United States Court of Appeals,
In the Matter of Clayton Wray STONE, Jr. and Jeannine Stone, Debtors.
Clayton Wray STONE, Jr. and Wife, Jeannine Stone, Appellants,
Melvin CAPLAN, et al., Appellees.
Jan. 3, 1994.
Appeal from the United States District Court for the Southern District of Texas.
Before JOHNSON, WIENER, and DeMOSS, Circuit Judges.
JOHNSON, Circuit Judge:
This is a no-asset bankruptcy case. Clayton and Jeannine Stone filed a voluntary petition for
relief in October of 1987; however, they inadvertently omitted several creditors from their section
521(1)1 schedules. Although the Stones amended the schedules to include those creditors prior to
the final discharge of the case, the bankruptcy court ruled that the debt was nondischargeable under
section 523(a)(3) of the Bankruptcy Code. The Stones appealed; the district court affirmed; this
I. Facts and Procedural History
In October of 1980, Plaintiffs Solly Hemus, Ronald Fash and his wife, Leah, together with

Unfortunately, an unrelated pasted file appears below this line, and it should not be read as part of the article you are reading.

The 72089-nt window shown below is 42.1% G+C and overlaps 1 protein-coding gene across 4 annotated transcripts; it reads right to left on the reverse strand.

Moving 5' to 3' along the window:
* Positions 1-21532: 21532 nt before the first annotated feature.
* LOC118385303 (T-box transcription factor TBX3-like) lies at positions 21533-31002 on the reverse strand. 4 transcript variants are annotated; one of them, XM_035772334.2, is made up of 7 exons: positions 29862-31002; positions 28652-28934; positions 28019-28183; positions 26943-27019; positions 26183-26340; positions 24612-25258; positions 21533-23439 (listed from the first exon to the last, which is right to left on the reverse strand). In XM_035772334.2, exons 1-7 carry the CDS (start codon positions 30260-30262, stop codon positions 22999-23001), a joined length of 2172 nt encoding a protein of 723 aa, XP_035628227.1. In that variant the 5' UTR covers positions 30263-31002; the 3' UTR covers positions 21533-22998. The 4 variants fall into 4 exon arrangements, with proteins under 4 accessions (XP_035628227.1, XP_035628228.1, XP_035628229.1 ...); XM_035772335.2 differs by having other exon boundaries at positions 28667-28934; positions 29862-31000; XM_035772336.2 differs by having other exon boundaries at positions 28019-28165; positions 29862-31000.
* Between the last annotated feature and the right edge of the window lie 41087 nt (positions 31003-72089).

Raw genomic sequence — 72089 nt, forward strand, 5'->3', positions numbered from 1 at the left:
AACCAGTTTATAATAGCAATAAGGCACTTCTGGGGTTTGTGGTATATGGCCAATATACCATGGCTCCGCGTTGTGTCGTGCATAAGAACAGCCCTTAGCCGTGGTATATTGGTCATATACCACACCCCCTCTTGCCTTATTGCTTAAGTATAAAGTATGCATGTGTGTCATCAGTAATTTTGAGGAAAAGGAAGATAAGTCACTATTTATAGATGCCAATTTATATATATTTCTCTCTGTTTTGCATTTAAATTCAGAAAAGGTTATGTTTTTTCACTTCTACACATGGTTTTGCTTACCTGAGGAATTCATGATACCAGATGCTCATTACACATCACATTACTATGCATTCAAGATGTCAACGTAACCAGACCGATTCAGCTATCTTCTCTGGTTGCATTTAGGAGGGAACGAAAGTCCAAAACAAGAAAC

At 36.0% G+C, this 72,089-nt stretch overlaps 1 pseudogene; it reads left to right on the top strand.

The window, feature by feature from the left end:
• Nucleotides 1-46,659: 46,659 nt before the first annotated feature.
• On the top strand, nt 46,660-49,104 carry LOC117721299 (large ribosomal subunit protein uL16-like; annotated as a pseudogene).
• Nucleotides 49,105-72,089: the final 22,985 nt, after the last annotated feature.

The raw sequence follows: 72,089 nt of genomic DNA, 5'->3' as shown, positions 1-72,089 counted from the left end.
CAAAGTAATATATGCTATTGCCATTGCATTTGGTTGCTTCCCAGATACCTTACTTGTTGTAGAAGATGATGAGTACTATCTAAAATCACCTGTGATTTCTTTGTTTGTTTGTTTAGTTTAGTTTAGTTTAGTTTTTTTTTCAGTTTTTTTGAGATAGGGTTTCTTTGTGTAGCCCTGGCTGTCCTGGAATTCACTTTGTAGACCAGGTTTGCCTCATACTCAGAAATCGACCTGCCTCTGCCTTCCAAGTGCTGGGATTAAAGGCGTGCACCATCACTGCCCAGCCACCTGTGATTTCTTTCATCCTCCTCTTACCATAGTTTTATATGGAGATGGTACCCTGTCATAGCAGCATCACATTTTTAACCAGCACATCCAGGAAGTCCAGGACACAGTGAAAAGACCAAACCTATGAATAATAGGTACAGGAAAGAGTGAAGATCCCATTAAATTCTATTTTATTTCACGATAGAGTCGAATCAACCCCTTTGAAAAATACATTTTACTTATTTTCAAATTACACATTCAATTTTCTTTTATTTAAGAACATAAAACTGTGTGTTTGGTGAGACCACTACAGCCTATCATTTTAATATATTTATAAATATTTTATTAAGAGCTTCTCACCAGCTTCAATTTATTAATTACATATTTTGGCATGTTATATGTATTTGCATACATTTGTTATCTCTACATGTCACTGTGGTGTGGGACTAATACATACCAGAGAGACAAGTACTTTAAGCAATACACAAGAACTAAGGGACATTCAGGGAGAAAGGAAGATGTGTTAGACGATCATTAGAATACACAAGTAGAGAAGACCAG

Defendants Clayton and Jeannine Stone, purchased a condominium from Plaintiffs Melvin and Carole
Caplan. Almost five years after this transaction, Mr. Hemus and the Fashes sold their interests in the
condominium to the Stones and Ernie Beltz, a business partner of Clayton Stone.2 Soon after this
sale, the Stones began to experience substantial financial difficulties. They filed a voluntary petition
The statutory provisions discussed herein are found in Title 11 of the United States Code.
The granteesâ€"the Stones and Mr. Beltzâ€"were to make monthly payments to the mortgagee,
Colonial Investment Corporation, on behalf of the grantorsâ€"the Fashes and Mr. Hemus.
for bankruptcy on October 16, 1987.3 However, failing to recognize their obligation to the Plaintiffs
[hereinafter referred to as "Caplans"], the Stones neglected to list the Caplans as creditors, as required